When the executioner flipped the lever, most of Kemmler’s body straightened out hard against the straps that held him in place for the seventeen seconds 1,000 volts flowed through him. Only his right hand clenched inward, and was cut so deep by his fingernails that blood trickled from the arm of the chair to the floor below him.
The music speeds up as a plume of smoke spreads upwards from Topsy’s feet. It billows out along with a crescendo of music as Topsy’s front legs bend, and then the rest of her tumbles over, obscured.
A direct current is a constant flow of electric charge in only one direction.
When the power switched off, Kemmler’s body heaved not with electricity, but with the force of breath. He was then shocked with 2,000 volts. Loud cracks of electricity flowed through him, and blood pooled on his face like sweat. His hair singed. The skin at the base of his spine lifted and curled.
Tennessee’s modern electric chair is regularly tested to ensure it will deliver 1,750 volts at seven amps over twenty seconds, disengage for fifteen seconds, and then engage again for another fifteen.
Optimal death by electric chair will render the victim immediately unconscious with the first jolt. If too much electricity is used, the skin might burn. If too little is used, the condemned might burn alive.
Shaky camera work makes it look like Topsy’s almost moving again, and maybe she was, breathing as if electricity didn’t leave three of her hefty limbs sprawled along the floor while her left leg extended and hovered.
Death row inmates are given a choice of available modes of execution in all states but Tennessee, where death by electric chair is mandatory in the event lethal injection drugs are unavailable. Because of this, Tennessee is currently one of nine states where people can be put to death by electrocution, but the only state where those people may be forced to endure it instead of something else.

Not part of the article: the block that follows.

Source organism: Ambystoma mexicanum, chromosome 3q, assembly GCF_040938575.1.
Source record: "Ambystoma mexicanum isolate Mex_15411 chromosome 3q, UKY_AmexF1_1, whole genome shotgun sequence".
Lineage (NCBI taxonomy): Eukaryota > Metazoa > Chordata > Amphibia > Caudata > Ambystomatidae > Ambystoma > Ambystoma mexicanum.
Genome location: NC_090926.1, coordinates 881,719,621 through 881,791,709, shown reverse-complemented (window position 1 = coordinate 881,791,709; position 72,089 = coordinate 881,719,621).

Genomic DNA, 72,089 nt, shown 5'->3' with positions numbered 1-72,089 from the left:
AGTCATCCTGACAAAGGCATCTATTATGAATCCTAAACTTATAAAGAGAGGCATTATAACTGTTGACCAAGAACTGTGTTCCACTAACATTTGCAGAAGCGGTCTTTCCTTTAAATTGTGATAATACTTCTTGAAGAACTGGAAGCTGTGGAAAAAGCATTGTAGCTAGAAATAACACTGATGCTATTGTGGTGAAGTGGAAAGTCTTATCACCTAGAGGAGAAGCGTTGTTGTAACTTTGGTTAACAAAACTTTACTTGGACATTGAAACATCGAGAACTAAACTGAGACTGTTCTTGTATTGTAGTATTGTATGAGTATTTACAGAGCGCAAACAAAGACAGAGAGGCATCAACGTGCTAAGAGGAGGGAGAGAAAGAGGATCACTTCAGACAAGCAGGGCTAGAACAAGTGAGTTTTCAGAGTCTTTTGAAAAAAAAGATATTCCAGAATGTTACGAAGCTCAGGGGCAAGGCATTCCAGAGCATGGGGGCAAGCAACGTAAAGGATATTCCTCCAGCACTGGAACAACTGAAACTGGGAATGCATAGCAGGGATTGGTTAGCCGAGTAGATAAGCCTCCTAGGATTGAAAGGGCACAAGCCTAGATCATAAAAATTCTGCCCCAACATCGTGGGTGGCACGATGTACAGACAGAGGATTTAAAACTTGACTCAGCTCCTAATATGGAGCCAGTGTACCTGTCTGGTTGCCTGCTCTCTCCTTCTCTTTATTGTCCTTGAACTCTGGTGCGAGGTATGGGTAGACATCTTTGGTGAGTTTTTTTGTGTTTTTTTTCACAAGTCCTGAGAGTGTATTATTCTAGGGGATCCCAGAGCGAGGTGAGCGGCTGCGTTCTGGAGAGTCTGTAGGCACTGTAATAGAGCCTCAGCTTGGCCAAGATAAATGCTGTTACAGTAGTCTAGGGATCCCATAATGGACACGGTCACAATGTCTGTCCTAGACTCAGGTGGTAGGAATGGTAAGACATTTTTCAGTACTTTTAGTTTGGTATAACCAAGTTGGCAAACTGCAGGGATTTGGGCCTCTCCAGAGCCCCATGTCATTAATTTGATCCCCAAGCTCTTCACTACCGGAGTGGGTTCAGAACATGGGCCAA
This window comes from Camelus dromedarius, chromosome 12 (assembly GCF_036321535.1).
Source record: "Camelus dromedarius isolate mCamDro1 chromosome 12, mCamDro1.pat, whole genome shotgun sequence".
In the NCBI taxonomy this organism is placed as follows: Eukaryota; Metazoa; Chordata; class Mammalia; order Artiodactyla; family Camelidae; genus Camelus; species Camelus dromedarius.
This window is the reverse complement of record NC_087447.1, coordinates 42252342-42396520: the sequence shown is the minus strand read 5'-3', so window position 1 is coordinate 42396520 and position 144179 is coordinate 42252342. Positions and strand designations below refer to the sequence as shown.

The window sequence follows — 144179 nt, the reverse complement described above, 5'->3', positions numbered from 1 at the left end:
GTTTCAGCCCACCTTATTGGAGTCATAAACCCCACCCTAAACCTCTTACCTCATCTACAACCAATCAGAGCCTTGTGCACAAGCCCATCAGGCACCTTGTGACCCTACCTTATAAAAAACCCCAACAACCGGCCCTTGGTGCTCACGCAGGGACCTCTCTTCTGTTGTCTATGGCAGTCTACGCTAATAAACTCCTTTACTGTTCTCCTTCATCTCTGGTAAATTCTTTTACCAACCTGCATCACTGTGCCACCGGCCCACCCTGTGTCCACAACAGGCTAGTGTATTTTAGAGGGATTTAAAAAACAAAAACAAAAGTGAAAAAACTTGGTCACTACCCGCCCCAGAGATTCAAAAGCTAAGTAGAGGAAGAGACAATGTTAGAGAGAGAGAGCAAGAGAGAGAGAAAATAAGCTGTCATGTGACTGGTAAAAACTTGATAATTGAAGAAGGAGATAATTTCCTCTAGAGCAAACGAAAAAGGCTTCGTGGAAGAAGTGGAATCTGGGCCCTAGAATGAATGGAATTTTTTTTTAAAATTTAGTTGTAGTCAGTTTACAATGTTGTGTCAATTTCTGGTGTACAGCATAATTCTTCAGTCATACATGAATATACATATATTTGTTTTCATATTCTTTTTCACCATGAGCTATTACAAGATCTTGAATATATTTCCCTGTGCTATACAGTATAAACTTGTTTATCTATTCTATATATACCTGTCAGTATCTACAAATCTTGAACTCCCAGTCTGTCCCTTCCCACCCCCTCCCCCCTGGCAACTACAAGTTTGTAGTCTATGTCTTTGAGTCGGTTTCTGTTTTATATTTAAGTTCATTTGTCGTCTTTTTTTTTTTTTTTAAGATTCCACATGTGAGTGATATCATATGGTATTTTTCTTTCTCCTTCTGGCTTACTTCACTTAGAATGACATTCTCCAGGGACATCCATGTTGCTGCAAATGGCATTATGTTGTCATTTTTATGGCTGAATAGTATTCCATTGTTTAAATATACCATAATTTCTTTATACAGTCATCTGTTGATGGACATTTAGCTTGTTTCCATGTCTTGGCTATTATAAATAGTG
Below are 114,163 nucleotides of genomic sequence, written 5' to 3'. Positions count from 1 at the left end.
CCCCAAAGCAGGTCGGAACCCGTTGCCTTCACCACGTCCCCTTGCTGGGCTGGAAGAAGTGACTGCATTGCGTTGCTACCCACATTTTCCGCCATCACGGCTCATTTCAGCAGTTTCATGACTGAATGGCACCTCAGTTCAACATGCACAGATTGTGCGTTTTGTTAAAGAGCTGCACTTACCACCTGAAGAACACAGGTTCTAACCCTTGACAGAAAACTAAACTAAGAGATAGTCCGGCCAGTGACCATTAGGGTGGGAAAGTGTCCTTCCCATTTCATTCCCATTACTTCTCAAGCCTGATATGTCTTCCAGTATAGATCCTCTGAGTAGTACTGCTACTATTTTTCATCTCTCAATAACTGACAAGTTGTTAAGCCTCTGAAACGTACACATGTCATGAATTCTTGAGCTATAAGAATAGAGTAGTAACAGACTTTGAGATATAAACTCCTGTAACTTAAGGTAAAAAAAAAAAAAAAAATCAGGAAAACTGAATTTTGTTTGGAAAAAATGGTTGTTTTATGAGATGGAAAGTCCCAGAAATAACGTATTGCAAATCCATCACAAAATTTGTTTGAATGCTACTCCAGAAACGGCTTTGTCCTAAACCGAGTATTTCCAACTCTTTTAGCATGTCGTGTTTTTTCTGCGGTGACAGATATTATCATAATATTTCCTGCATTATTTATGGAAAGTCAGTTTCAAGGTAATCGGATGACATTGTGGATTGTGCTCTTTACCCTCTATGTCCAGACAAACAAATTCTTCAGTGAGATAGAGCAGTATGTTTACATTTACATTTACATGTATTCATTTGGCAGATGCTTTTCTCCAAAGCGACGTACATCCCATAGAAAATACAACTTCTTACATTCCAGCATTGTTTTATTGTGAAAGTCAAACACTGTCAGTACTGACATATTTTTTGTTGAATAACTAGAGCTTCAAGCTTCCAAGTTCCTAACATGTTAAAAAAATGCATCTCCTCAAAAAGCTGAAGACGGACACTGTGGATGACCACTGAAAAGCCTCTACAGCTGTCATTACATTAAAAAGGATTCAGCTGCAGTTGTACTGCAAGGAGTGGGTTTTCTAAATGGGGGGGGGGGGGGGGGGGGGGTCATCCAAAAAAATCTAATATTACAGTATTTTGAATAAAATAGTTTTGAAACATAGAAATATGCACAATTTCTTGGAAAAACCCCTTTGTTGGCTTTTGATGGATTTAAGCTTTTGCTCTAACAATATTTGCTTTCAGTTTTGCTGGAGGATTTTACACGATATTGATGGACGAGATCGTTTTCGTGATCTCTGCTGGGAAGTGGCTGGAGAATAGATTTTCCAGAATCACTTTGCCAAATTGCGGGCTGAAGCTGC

Before contemporary electrocution, a condemned prisoner would be shaved. After what might be a long walk, he or she would then be strapped to an electric chair, and a wet sponge would rest underneath a metal electrode attached to his or her head. Another electrode would rest on his or her leg. Then, the blindfold or mask would be applied, hiding the eyeballs that may pop loose from their sockets as a jolt between 500 and 2000 volts is applied for thirty seconds. There might be severe burns where the electrodes were attached. If his or her heart is still beating after this, this process continues. Sometimes prisoners catch fire.
The day after Kemmler’s execution, The New York Times published the story Far Worse than Hanging, calling Kemmler’s death an awful spectacle.
This “war of currents” between Thomas Edison and George Westinghouse did not end well for Edison, whose direct current electricity did not become industry standard. Alternating currents became universal for both lighting and executions.
Nikolai Tesla, when employed by George Westinghouse, claimed that if we want to reduce poverty and misery, if we want to give to every deserving individual what is needed for a safe existence of an intelligent being, we want to provide more machinery, more power.
Eighty-one inmates in Tennessee are currently scheduled to die.